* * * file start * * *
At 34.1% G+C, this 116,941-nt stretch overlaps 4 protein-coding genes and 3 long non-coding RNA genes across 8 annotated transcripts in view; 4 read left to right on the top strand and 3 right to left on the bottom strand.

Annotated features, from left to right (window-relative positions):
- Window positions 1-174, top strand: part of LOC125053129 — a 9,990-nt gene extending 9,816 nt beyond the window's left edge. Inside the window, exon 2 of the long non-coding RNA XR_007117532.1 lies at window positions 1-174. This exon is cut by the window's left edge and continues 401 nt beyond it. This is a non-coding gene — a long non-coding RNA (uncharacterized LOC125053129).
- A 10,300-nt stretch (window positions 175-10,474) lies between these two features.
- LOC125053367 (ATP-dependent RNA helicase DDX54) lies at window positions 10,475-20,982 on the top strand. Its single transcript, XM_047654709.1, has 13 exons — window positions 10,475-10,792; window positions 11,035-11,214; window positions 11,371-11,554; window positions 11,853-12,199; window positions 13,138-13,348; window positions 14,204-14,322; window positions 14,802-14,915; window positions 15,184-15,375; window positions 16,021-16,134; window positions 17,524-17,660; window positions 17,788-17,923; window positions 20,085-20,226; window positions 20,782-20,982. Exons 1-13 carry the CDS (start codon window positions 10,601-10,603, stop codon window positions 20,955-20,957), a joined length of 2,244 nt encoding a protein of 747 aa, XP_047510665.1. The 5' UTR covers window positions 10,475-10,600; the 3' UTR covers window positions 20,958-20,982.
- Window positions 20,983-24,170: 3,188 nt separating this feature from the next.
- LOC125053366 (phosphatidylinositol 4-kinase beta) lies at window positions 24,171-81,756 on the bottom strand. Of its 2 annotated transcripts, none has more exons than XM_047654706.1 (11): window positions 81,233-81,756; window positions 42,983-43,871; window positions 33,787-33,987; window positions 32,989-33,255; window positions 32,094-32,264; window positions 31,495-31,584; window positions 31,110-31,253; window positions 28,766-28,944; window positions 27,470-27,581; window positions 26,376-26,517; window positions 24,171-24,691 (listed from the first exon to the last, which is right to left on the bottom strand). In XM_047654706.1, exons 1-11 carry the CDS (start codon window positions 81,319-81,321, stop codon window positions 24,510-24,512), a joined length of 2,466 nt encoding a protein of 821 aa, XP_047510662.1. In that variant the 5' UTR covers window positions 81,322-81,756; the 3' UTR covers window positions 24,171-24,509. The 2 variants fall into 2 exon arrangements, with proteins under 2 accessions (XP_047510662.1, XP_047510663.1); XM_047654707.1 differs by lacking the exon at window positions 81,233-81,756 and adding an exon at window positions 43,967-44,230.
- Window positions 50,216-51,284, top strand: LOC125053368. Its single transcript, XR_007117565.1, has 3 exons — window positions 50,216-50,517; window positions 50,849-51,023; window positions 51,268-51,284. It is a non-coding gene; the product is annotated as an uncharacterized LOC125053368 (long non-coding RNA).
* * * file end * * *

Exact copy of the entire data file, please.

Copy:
At 34.1% G+C, this 116,941-nt stretch overlaps 4 protein-coding genes and 3 long non-coding RNA genes across 8 annotated transcripts in view; 4 read left to right on the top strand and 3 right to left on the bottom strand.

Annotated features, from left to right (window-relative positions):
- Window positions 1-174, top strand: part of LOC125053129 — a 9,990-nt gene extending 9,816 nt beyond the window's left edge. Inside the window, exon 2 of the long non-coding RNA XR_007117532.1 lies at window positions 1-174. This exon is cut by the window's left edge and continues 401 nt beyond it. This is a non-coding gene — a long non-coding RNA (uncharacterized LOC125053129).
- A 10,300-nt stretch (window positions 175-10,474) lies between these two features.
- LOC125053367 (ATP-dependent RNA helicase DDX54) lies at window positions 10,475-20,982 on the top strand. Its single transcript, XM_047654709.1, has 13 exons — window positions 10,475-10,792; window positions 11,035-11,214; window positions 11,371-11,554; window positions 11,853-12,199; window positions 13,138-13,348; window positions 14,204-14,322; window positions 14,802-14,915; window positions 15,184-15,375; window positions 16,021-16,134; window positions 17,524-17,660; window positions 17,788-17,923; window positions 20,085-20,226; window positions 20,782-20,982. Exons 1-13 carry the CDS (start codon window positions 10,601-10,603, stop codon window positions 20,955-20,957), a joined length of 2,244 nt encoding a protein of 747 aa, XP_047510665.1. The 5' UTR covers window positions 10,475-10,600; the 3' UTR covers window positions 20,958-20,982.
- Window positions 20,983-24,170: 3,188 nt separating this feature from the next.
- LOC125053366 (phosphatidylinositol 4-kinase beta) lies at window positions 24,171-81,756 on the bottom strand. Of its 2 annotated transcripts, none has more exons than XM_047654706.1 (11): window positions 81,233-81,756; window positions 42,983-43,871; window positions 33,787-33,987; window positions 32,989-33,255; window positions 32,094-32,264; window positions 31,495-31,584; window positions 31,110-31,253; window positions 28,766-28,944; window positions 27,470-27,581; window positions 26,376-26,517; window positions 24,171-24,691 (listed from the first exon to the last, which is right to left on the bottom strand). In XM_047654706.1, exons 1-11 carry the CDS (start codon window positions 81,319-81,321, stop codon window positions 24,510-24,512), a joined length of 2,466 nt encoding a protein of 821 aa, XP_047510662.1. In that variant the 5' UTR covers window positions 81,322-81,756; the 3' UTR covers window positions 24,171-24,509. The 2 variants fall into 2 exon arrangements, with proteins under 2 accessions (XP_047510662.1, XP_047510663.1); XM_047654707.1 differs by lacking the exon at window positions 81,233-81,756 and adding an exon at window positions 43,967-44,230.
- Window positions 50,216-51,284, top strand: LOC125053368. Its single transcript, XR_007117565.1, has 3 exons — window positions 50,216-50,517; window positions 50,849-51,023; window positions 51,268-51,284. It is a non-coding gene; the product is annotated as an uncharacterized LOC125053368 (long non-coding RNA).